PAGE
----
Innovation That Matters

| Photo source Treetoscope

Sap flow sensors enable smarter water use


Sensors directly measure the flow of water within trees and vines to help farmers reduce water use

Spotted: Agriculture production is both the largest user of water worldwide, and a major water polluter. According to the Organisation for Economic Co-operation and Development, climate-change-induced water shortages are expected to become more frequent. In addition, farmers in many regions are facing increasing competition for water due to rising urban population density and rapid growth of the energy and industry sectors. 

One way to help farmers reduce water use, as well as water pollution, is to use only as much water as each plant needs, avoiding runoff and excess usage. To make this a reality, startup Treetoscope has developed a platform that integrates AI, weather data, satellite imagery, and other remote sensing technologies to provide real-time sap and water uptake data.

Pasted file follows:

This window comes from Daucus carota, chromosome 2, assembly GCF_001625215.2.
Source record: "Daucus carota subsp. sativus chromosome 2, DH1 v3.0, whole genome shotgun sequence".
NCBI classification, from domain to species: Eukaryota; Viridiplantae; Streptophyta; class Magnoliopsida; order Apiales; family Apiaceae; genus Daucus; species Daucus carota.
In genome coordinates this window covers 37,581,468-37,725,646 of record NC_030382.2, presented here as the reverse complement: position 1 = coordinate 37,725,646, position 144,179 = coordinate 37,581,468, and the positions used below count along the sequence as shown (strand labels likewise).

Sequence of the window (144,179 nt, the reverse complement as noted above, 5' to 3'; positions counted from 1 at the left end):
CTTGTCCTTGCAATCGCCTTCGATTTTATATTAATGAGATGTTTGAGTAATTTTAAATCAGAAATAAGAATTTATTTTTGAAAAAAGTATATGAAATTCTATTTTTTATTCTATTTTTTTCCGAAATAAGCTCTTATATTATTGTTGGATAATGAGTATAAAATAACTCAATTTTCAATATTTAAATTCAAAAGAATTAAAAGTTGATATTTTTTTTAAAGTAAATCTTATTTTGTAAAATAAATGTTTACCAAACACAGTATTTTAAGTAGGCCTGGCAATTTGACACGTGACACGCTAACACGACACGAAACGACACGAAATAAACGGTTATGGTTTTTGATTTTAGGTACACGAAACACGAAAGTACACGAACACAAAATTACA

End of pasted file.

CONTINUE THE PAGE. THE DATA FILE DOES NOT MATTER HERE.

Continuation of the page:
Treetoscope’s sensor uses a heat dissipation model to measure the movement of water (sap flow) within the xylem of trees and vines. The sensor detects the distortion of the heat field around the probe, which is directly related to the velocity of water movement. The irrigation management platform is unique and integrates with other weather data to provide growers with insights into irrigation management.

In September last year, the company announced additional investments to its latest seed funding round, bringing the total raised in this round to over $7 million (around €6.5 million), and total investments of $10 million (around €9.3 million), including grants from the Israel Innovation Authority and the Bird Foundation. The funds will be used for research and development and speeding up the expansion across North America and beyond.

Reducing water use in agriculture is also the subject of innovations such as seeds that are more resilient to water scarcity and AI-driven irrigation.

Written By: Lisa Magloff




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